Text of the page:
On the day after lockdown, licensee Rob Scahill decided to turn his pub into a shop. Within a couple of days, he had stocked his store by reaching out to suppliers, staff and friends offering to volunteer, and help from Greene King. With this support to make the shop viable, Rob chose to make it a not-for-profit operation and, in flash of inspiration, added 20% to the cost price of items with that amount going to a new Baldock Musicians Support Fund – founded by Rob to support local musicians who would be struggling without the pub gigs they relied upon to make ends meet. The Orange Tree shop opened every day, firstly for ‘priority’ customers including vulnerable and NHS workers, giving them a safe shopping environment before it opened to other residents. Rob also continued the pub’s much-loved quiz going through lockdown, with more than 100 people joining online every Tuesday. Rob said: “I am so proud to be able to say that I never closed my doors. The Baldock Musicians Fund is now closed but in the 15 weeks from the first Saturday of lockdown, we raised an utterly incredible £22,119.25.”
The Portobello Inn, West Kingsdown, near Sevenoaks, Kent
Licensees: Charmain & Steven Powell
MP: Laura Trott
At the start of lockdown and the height of panic buying, the team at the Portobello were concerned about the possible impact on local elderly and vulnerable, who might not have enough food to eat. Licensees Charmain and Steven Powell decided to make use of stock they had in the kitchen and put a message out to the community offering homemade lasagne, making 18 deliveries in the village. Next week, the number increased to 70 meals and as word spread, they appealed for donations of money and food ingredients. Soon, they were delivering two hot meals a day, 2 or 3 times a week, to 100 people. Hearing about the great work the pub was doing, the COOK branch in Sevenoaks offered to help, and this partnership saw the number of meals increase to 170, and include a number of NHS workers.
Rich Curtis, GM at this Hall & Woodhouse pub, launched a virtual pub quiz on Facebook Live at the end of March 2020, as a way of bringing a pub experience to locked down customers in their homes. The response was enthusiastic and soon the quiz was running twice a day: a family-friendly one at 5.00 pm – staged with help from Rich’s 9-year-old son Oliver – and one for adults at 8.00. Participants could join for free, but were asked to make a donation to a charity, chosen by the pub and changing every week. Within a few weeks, the quizzes had raised more than £9,000 for charity and had more than 100,000 views, not just from the UK but globally. Every week, Rich came up with a new theme for the quiz to keep it fresh, and had a few star guests. In May, Rich broke the Guinness World Record for the world’s longest quiz master session, achieving a 34-hour and 11-minute quiz which raised more than £21,000 for The Pink Place Cancer Charity in Basingstoke. In total, the Portsmouth Arms quizzes have raised close to £50,000 for charities.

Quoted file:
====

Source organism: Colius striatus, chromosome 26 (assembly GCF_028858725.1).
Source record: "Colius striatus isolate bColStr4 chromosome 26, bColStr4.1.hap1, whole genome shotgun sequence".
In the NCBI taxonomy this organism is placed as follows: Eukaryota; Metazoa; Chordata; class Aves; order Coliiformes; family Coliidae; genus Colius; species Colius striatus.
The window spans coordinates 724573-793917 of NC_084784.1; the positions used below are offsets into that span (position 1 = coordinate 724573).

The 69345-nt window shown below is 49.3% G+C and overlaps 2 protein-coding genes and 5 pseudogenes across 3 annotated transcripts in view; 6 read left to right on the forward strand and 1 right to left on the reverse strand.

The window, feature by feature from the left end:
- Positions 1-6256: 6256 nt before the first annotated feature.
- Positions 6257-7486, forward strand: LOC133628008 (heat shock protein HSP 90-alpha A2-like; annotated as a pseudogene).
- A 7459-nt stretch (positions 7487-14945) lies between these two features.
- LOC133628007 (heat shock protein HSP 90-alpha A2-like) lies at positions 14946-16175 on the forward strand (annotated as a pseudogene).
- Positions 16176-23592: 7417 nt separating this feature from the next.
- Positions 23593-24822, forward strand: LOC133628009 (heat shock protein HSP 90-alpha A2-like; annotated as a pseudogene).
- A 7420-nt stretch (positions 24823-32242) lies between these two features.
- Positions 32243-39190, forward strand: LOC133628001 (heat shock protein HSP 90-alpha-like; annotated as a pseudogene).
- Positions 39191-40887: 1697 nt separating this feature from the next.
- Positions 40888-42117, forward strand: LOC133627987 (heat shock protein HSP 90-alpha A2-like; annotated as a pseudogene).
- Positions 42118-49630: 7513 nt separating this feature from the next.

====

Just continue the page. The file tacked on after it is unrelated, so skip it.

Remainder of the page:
Move gives significant boost to the online visibility of over 4,000 UK pubs
MatchPint and Useyourlocal have today announced a new partnership to raise online visibility of sports pubs and bars in the UK.
As part of the partnership, pubs and bars using MatchPint will now automatically advertise their fixture listings on Useyourlocal, the UK’s biggest online platform for pubs, massively growing the amount of customers they reach through search engines.
Sport remains a key reason for customers to visit pubs – as demonstrated by the moving of EPL kick-off times to coincide with the current 10pm curfew that applies to pubs in tiers 1 and 2.
Increasing visibility for MatchPint customers on Useyourlocal will help more customers find pubs in which to experience sport at its best, in safe environments.
“In times of crisis, partnerships and collaboration are more important than ever,” said Dom Collingwood, co-founder of MatchPint. “This partnership was born of a desire to make it as easy as possible for publicans to communicate with customers. The integration with Useyourlocal ensures pubs are able to reach the widest possible audience online with the click of a single button.”
Once connected, each venue’s sports offering will not only be seen by the 2.1M sports fans who use MatchPint to find venues showing sport each year, but also by the 6M web hits Useyourlocal receives annually.
“Pubs are busy fighting for their lives right now. As a result, any solutions need to be simple and seamless to implement,” said Marianne Rose, Marketing Manager at Trust Inns. “MatchPint’s new integration with Useyourlocal took seconds to implement and gives sport in our venues a tangible boost at zero extra cost and almost no effort to us.”